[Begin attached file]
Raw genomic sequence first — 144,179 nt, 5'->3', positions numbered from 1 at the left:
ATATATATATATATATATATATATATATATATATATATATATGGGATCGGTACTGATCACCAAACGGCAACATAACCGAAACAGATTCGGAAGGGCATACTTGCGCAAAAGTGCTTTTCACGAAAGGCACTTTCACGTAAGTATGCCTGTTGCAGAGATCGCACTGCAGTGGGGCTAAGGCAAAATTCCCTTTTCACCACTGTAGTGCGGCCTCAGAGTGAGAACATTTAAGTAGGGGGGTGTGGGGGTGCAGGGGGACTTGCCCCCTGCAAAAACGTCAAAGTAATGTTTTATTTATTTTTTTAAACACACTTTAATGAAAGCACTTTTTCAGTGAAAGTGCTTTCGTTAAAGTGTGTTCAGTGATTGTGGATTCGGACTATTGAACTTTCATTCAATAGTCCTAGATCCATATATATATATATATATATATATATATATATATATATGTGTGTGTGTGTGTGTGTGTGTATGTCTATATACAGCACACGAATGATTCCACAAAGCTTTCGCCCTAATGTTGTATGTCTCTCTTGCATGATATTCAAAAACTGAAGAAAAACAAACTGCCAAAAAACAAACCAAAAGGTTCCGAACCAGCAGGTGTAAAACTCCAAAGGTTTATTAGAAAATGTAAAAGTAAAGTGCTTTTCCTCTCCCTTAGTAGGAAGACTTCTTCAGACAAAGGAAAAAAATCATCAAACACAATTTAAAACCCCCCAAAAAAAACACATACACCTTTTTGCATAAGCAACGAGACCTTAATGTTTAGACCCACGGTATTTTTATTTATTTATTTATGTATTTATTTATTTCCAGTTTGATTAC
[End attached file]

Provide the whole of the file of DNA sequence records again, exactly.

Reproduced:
Raw genomic sequence first — 144,179 nt, 5'->3', positions numbered from 1 at the left:
ATATATATATATATATATATATATATATATATATATATATATGGGATCGGTACTGATCACCAAACGGCAACATAACCGAAACAGATTCGGAAGGGCATACTTGCGCAAAAGTGCTTTTCACGAAAGGCACTTTCACGTAAGTATGCCTGTTGCAGAGATCGCACTGCAGTGGGGCTAAGGCAAAATTCCCTTTTCACCACTGTAGTGCGGCCTCAGAGTGAGAACATTTAAGTAGGGGGGTGTGGGGGTGCAGGGGGACTTGCCCCCTGCAAAAACGTCAAAGTAATGTTTTATTTATTTTTTTAAACACACTTTAATGAAAGCACTTTTTCAGTGAAAGTGCTTTCGTTAAAGTGTGTTCAGTGATTGTGGATTCGGACTATTGAACTTTCATTCAATAGTCCTAGATCCATATATATATATATATATATATATATATATATATATATGTGTGTGTGTGTGTGTGTGTGTATGTCTATATACAGCACACGAATGATTCCACAAAGCTTTCGCCCTAATGTTGTATGTCTCTCTTGCATGATATTCAAAAACTGAAGAAAAACAAACTGCCAAAAAACAAACCAAAAGGTTCCGAACCAGCAGGTGTAAAACTCCAAAGGTTTATTAGAAAATGTAAAAGTAAAGTGCTTTTCCTCTCCCTTAGTAGGAAGACTTCTTCAGACAAAGGAAAAAAATCATCAAACACAATTTAAAACCCCCCAAAAAAAACACATACACCTTTTTGCATAAGCAACGAGACCTTAATGTTTAGACCCACGGTATTTTTATTTATTTATTTATGTATTTATTTATTTCCAGTTTGATTAC